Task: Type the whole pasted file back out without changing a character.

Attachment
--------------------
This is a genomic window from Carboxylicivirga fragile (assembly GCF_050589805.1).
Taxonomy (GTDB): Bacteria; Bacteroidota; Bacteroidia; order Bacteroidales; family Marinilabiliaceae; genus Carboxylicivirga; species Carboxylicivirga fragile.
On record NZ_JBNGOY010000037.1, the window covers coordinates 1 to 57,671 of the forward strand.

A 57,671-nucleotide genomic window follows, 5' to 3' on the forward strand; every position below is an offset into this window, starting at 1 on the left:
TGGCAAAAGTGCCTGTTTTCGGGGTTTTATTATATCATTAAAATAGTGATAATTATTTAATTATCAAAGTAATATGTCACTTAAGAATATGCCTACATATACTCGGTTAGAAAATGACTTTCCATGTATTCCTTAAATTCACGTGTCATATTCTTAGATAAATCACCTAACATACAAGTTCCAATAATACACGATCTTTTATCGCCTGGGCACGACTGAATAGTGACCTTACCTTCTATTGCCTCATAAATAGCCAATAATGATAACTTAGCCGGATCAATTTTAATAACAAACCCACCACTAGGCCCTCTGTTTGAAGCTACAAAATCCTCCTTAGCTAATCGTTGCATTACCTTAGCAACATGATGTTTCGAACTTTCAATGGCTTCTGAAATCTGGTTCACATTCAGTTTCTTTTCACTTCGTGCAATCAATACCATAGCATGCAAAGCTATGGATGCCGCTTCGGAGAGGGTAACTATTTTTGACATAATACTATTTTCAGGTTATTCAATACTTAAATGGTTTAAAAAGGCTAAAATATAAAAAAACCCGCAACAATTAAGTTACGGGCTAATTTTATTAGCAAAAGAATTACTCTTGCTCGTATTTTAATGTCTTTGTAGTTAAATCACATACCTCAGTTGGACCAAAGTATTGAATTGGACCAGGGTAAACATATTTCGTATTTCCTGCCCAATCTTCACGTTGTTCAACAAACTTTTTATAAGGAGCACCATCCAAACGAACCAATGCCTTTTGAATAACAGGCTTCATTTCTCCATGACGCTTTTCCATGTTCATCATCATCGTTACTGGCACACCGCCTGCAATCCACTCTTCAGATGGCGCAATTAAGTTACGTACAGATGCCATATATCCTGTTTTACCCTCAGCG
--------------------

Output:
This is a genomic window from Carboxylicivirga fragile (assembly GCF_050589805.1).
Taxonomy (GTDB): Bacteria; Bacteroidota; Bacteroidia; order Bacteroidales; family Marinilabiliaceae; genus Carboxylicivirga; species Carboxylicivirga fragile.
On record NZ_JBNGOY010000037.1, the window covers coordinates 1 to 57,671 of the forward strand.

A 57,671-nucleotide genomic window follows, 5' to 3' on the forward strand; every position below is an offset into this window, starting at 1 on the left:
TGGCAAAAGTGCCTGTTTTCGGGGTTTTATTATATCATTAAAATAGTGATAATTATTTAATTATCAAAGTAATATGTCACTTAAGAATATGCCTACATATACTCGGTTAGAAAATGACTTTCCATGTATTCCTTAAATTCACGTGTCATATTCTTAGATAAATCACCTAACATACAAGTTCCAATAATACACGATCTTTTATCGCCTGGGCACGACTGAATAGTGACCTTACCTTCTATTGCCTCATAAATAGCCAATAATGATAACTTAGCCGGATCAATTTTAATAACAAACCCACCACTAGGCCCTCTGTTTGAAGCTACAAAATCCTCCTTAGCTAATCGTTGCATTACCTTAGCAACATGATGTTTCGAACTTTCAATGGCTTCTGAAATCTGGTTCACATTCAGTTTCTTTTCACTTCGTGCAATCAATACCATAGCATGCAAAGCTATGGATGCCGCTTCGGAGAGGGTAACTATTTTTGACATAATACTATTTTCAGGTTATTCAATACTTAAATGGTTTAAAAAGGCTAAAATATAAAAAAACCCGCAACAATTAAGTTACGGGCTAATTTTATTAGCAAAAGAATTACTCTTGCTCGTATTTTAATGTCTTTGTAGTTAAATCACATACCTCAGTTGGACCAAAGTATTGAATTGGACCAGGGTAAACATATTTCGTATTTCCTGCCCAATCTTCACGTTGTTCAACAAACTTTTTATAAGGAGCACCATCCAAACGAACCAATGCCTTTTGAATAACAGGCTTCATTTCTCCATGACGCTTTTCCATGTTCATCATCATCGTTACTGGCACACCGCCTGCAATCCACTCTTCAGATGGCGCAATTAAGTTACGTACAGATGCCATATATCCTGTTTTACCCTCAGCG